Media Archive / Government clears the way for improved delivery of housing and infrastructure in NSW

Government clears the way for improved delivery of housing and infrastructure in NSW

Today’s announcement by Premier Minns that the NSW will reduce the number of agencies with overlapping responsibilities to enable a more streamlined process of delivering housing and infrastructure in NSW was welcomed by UDIA NSW.

Staff from the Greater Cities Commission and Western Parklands City Authority will be redeployed into the Department of Planning and Environment which will bolster planning delivery against the Government’s priorities.

At its launch of the 2022 NextGen West Manifesto in March, UDIA observed that a new governance framework was needed to get the decisions required to support the growth opportunities in Greater Western Sydney.

There has always been a high level of governance and oversight in GWS. This included up to five different Ministers covering ten government delivery and referral agencies and 22 local councils.

“With multiple regional and local plans, policies and strategies, there was a risk of increasing challenges and delays when key decisions need to be made to get development pipelines rolling. As a result, with so many players in the planning process, we were not seeing the coordinated infrastructure and development needed to be delivered,” said Steve Mann, CEO UDIA NSW.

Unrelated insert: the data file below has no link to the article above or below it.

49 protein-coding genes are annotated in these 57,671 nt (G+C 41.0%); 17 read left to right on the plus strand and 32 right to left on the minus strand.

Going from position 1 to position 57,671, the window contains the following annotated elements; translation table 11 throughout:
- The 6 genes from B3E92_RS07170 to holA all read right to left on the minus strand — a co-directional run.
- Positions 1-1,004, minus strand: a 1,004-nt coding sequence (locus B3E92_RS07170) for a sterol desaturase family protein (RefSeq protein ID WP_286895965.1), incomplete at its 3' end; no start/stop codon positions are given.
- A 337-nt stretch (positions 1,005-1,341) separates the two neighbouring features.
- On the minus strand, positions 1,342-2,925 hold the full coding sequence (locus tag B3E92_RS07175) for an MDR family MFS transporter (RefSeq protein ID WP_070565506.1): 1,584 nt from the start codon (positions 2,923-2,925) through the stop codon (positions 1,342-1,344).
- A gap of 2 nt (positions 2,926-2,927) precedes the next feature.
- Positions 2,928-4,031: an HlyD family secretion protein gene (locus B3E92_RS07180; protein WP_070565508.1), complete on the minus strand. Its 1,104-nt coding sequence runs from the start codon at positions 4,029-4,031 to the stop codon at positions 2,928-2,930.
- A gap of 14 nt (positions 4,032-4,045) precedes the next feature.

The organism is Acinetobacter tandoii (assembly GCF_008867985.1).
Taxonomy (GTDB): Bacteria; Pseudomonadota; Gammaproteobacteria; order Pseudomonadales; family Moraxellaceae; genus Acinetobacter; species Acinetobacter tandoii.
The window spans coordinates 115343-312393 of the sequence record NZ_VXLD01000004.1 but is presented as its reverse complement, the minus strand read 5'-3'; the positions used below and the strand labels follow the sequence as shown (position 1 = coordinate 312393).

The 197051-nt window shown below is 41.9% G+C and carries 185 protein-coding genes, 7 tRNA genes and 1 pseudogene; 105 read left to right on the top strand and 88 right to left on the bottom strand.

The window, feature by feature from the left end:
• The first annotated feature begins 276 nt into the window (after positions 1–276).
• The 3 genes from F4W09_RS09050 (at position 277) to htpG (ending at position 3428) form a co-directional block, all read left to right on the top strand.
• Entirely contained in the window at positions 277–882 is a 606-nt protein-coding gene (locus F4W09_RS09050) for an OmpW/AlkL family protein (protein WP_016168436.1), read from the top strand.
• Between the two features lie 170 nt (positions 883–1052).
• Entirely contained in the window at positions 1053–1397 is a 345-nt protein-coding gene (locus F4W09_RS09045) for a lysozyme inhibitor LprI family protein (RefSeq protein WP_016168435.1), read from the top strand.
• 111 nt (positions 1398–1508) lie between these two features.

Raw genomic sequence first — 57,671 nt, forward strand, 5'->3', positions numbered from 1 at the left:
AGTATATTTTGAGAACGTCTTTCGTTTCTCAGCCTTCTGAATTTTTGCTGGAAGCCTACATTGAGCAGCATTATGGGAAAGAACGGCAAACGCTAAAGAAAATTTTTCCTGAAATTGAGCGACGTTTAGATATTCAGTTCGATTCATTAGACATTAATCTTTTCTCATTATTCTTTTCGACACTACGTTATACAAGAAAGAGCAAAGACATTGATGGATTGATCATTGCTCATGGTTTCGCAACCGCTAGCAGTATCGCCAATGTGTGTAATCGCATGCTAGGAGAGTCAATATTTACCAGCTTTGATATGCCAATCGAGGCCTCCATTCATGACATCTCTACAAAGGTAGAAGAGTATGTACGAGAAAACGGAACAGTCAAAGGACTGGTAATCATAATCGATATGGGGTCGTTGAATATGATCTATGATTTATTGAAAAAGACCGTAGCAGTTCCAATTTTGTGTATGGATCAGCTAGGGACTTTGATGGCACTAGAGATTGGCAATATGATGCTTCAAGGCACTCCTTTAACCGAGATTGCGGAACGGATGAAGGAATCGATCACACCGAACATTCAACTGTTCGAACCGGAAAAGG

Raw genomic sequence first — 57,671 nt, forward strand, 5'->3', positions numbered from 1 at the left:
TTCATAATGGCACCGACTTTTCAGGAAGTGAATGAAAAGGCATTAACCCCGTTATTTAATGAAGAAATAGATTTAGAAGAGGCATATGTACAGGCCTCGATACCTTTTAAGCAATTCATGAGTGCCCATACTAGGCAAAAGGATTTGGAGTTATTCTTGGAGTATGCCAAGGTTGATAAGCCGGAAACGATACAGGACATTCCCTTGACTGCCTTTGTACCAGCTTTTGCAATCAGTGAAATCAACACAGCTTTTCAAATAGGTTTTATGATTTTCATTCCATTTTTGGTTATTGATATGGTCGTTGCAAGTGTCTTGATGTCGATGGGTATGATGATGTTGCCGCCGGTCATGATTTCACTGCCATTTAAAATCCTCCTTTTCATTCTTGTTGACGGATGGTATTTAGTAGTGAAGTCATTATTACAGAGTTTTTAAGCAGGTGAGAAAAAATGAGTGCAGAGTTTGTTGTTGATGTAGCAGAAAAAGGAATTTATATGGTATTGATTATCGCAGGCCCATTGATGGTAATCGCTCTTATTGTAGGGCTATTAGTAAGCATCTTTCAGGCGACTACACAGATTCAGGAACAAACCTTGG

While there is understandable great passion to deliver a world class Sydney, unfortunately, this passion has translated into a complex array of bureaucratic hurdles to delivery. When combined with the well-established problems of the NSW planning system, the result has made delivery on the ground more complicated.

Precinct planning has proven a challenge across Sydney with endless delays and planned outcomes that are simply not deliverable. We saw this is a serious threat to precincts in the Central City, such as Westmead, Rydalmere and Camellia.

“One of the remaining challenges UDIA outlined in our machinery of government recommendations for the NSW Government, is how to get integration of city planning and transport planning to ensure we deliver accessibility as the key to our global competitiveness,” said Steve Mann.

“We are pleased that today’s decision has cleared the way to get on with the job of addressing the housing crisis which must start by improving the delivery of housing and infrastructure in NSW,” Mr Mann added.

UDIA looks forward to working with DPE Secretary Kiersten Fishburn on the breadth of challenges and opportunities, including the upcoming six cities plans.

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